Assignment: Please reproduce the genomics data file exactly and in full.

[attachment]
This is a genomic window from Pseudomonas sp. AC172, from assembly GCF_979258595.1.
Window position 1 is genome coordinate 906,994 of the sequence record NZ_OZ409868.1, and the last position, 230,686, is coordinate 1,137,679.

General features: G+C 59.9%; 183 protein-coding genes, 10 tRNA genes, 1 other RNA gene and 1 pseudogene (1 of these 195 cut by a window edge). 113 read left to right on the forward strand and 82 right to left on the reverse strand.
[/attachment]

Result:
This is a genomic window from Pseudomonas sp. AC172, from assembly GCF_979258595.1.
Window position 1 is genome coordinate 906,994 of the sequence record NZ_OZ409868.1, and the last position, 230,686, is coordinate 1,137,679.

General features: G+C 59.9%; 183 protein-coding genes, 10 tRNA genes, 1 other RNA gene and 1 pseudogene (1 of these 195 cut by a window edge). 113 read left to right on the forward strand and 82 right to left on the reverse strand.